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Proceedings of the International Plant Propagator's Society

Vol. 4


Harold Crawford

pp: 158-163

Members of the Propagators Society and visitors: I don't have a lot of scientific information to give you this afternoon in regard to percentages and data of that kind. What I can give here this afternoon is merely our own personal experience in the propagation of this tree.

As you know, the Buisman elm, and I am referring to the same thing sometimes called the Boisman elm, was introduced from Europe, I think in the early twenties. It was used there as a tree resistant to the Dutch elm and they later discovered it is also resistant to phloem necrosis.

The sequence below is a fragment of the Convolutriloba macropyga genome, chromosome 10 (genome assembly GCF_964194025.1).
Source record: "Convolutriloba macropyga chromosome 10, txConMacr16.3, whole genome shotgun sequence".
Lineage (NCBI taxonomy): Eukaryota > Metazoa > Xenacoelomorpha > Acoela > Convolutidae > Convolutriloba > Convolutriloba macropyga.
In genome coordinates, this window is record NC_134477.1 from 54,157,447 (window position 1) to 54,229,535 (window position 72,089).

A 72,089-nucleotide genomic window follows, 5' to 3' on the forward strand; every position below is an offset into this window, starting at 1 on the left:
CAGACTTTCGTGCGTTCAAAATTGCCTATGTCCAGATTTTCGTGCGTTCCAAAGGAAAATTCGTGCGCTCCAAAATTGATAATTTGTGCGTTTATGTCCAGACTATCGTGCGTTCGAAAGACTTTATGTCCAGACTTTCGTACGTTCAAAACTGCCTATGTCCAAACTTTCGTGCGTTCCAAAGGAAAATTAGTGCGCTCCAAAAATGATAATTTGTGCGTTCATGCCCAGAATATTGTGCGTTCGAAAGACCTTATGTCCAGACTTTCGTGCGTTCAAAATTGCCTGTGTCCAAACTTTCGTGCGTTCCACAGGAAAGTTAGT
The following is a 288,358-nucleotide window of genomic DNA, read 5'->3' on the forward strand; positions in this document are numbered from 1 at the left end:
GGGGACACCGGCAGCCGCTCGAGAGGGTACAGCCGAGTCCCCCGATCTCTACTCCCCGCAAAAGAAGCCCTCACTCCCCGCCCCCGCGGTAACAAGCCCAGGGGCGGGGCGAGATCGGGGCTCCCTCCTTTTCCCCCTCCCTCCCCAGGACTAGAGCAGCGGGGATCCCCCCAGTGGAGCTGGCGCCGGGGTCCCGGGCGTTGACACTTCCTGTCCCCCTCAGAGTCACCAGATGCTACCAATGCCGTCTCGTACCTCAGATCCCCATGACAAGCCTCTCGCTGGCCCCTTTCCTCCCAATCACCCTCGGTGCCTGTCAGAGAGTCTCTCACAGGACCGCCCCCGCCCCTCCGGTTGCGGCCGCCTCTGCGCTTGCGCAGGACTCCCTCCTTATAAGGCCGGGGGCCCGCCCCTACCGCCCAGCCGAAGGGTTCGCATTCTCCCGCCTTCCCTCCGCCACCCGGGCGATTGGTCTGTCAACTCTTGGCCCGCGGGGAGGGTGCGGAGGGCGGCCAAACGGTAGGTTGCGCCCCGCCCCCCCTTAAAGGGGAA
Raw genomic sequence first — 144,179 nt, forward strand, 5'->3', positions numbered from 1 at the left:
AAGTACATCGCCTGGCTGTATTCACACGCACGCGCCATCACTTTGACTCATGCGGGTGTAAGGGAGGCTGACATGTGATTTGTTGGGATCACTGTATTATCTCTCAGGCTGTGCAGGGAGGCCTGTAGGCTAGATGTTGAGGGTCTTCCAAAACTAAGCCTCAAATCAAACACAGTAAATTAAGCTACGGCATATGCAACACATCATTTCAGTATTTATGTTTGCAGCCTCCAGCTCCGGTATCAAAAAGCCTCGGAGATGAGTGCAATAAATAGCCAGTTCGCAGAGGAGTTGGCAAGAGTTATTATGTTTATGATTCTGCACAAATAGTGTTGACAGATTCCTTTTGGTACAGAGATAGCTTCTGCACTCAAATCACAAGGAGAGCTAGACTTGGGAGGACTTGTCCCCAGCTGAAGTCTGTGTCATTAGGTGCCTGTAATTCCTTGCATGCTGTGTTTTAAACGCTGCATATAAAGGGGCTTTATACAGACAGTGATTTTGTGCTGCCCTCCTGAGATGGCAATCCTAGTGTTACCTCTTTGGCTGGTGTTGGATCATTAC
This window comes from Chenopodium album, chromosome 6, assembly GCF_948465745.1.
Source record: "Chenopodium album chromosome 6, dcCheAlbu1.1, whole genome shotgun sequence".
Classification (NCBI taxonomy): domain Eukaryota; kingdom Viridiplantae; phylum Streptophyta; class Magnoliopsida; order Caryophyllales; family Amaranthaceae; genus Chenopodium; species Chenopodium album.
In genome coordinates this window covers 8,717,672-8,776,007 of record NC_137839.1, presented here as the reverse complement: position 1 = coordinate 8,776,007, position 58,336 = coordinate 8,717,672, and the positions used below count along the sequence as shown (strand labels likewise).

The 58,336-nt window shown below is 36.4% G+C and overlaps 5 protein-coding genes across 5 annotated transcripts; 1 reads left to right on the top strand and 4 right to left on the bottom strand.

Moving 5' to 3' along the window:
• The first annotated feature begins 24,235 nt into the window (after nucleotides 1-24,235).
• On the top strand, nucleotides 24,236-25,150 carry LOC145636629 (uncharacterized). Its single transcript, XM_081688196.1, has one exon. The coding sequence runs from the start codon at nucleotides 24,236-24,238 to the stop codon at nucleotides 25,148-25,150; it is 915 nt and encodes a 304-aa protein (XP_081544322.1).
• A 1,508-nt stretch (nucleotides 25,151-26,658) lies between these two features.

The only way that we can propagate this tree and maintain the resistant qualities is, of course, vegetatively. There are several ways that have been tried with more or less success, such as budding, grafting, top cuttings, hardwood cuttings, and root cuttings. Our own experience has been confined principally to that of root cuttings and softwood cuttings in the greenhouse.

We have been very unsuccessful in taking the wood cuttings from

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